UNHCR calls for international solidarity to help migrants in Libya

UNHCR calls for international solidarity to help migrants in Libya

The UN High Commissioner for Refugees (UNHCR) has called for international solidarity to allow the distribution of refugees stranded in Libya to other countries.

Welcoming the agreement with the African Union and Rwanda to set up a refugee transit mechanism for evacuation of vulnerable refugees out of Libya, UN High Commissioner for Refugees Filippo Grandi urged other countries to follow this example with further actions to save lives.

“At this critical time where people are being caught in the escalating conflict inside Libya and many endure appalling conditions in detention, refugees and asylum-seekers need hope and concrete solutions. We urgently need other countries to step forward to help in getting people out of harm’s way and offer solutions,” he said in a statement posted on the UN agency’s website.

More than 3,600 refugees and asylum-seekers are currently held in Libyan detention centers, many at risk of serious abuse and in peril from indiscriminate fighting. In early July, more than 50 refugees and migrants were killed in an airstrike on the Tajoura Detention Centre, east of Libya’s capital Tripoli. Across the country, conditions in detention centers are dire.

“Rwanda, and Niger – where a center for evacuated refugees from Libya has been operating for almost two years, helping us to secure solutions, including resettlement, for several thousand vulnerable people – are quietly demonstrating real responsibility sharing through the actions they are taking to protect people in great need. They offer hope to refugees, and should be inspiration to us all,” said Grandi.

Grandi also stressed the need for the international community to provide humanitarian corridors for refugees to be evacuated out of Libya and to make protection of the human rights both of refugees and migrants a core element of engagement in Libya.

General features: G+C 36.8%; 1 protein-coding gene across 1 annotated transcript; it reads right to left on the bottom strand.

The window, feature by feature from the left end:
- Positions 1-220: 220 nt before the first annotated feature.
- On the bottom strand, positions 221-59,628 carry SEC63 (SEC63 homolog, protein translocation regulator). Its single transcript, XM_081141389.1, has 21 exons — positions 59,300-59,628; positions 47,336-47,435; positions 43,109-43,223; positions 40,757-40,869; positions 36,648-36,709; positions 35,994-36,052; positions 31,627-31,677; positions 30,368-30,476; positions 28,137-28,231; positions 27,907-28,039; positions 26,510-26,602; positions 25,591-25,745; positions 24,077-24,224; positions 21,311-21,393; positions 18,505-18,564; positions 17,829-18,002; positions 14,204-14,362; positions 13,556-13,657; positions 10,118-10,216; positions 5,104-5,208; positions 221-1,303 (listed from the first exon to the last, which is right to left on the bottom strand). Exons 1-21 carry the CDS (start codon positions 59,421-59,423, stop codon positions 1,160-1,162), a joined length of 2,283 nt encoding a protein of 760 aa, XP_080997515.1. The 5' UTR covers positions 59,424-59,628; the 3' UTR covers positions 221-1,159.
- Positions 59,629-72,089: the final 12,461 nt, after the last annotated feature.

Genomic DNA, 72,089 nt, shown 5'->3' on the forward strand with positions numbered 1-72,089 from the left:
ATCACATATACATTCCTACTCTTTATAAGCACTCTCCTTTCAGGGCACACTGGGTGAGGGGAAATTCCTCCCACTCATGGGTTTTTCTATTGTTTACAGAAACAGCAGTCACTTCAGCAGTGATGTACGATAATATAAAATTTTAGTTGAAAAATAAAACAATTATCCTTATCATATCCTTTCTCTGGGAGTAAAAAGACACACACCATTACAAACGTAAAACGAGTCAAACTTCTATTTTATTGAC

UNHCR reiterates its view that refugees and migrants in detention in Libya should be freed in an orderly manner and their protection guaranteed. Vulnerable refugees and other individuals at risk should be evacuated to other countries from where resettlement and other solutions must be found without delay. Grandi also paid tribute to the 16 countries who have stepped up with offers of resettlement.

The UNHCR official in Libya, Jean-Paul Cavalieri, also commended the agreement concluded last week with Rwanda, for the temporary reception of African asylum-seekers from Libya.

“Of the 50,000 refugees registered with UNHCR in Libya, only 4,600 of them have been distributed to countries other than Libya,” Cavalieri said.

He added that about 3,000 of them were relocated to Niger, more than 800 to Italy, and 456 to Romania, in addition to 371 to other countries.

Under last week agreement, Rwanda will receive and provide protection to refugees and asylum-seekers evacuated from Libya. They will be transferred to safety in Rwanda on a voluntary basis. A first group of 500 is expected to include children and youth at risk. After their arrival in Rwanda, UNHCR will continue to pursue further solutions for the evacuees.

Evacuation flights are expected to begin in the coming weeks, and will be carried out in cooperation with the Rwandan and Libyan authorities. The African Union will provide assistance with evacuations, strategic political support with training and coordination, and help to mobilize resources. UNHCR will provide protection services and necessary humanitarian assistance including food, water, accommodation, education and healthcare.


Meanwhile, the World Health Organization (WHO) announced on Monday, the dispatch of medical supplies to people in remote areas near Ubari town, southwest of Libya, in coordination with the UN’s Central Emergency Response Fund (CERF).

The WHO explained via Twitter that they have delivered recently medical supplies through the Libyan authorities to treat around 220,000 patients for three months.

The medical aid included treatment for infections, injuries and chronic diseases.

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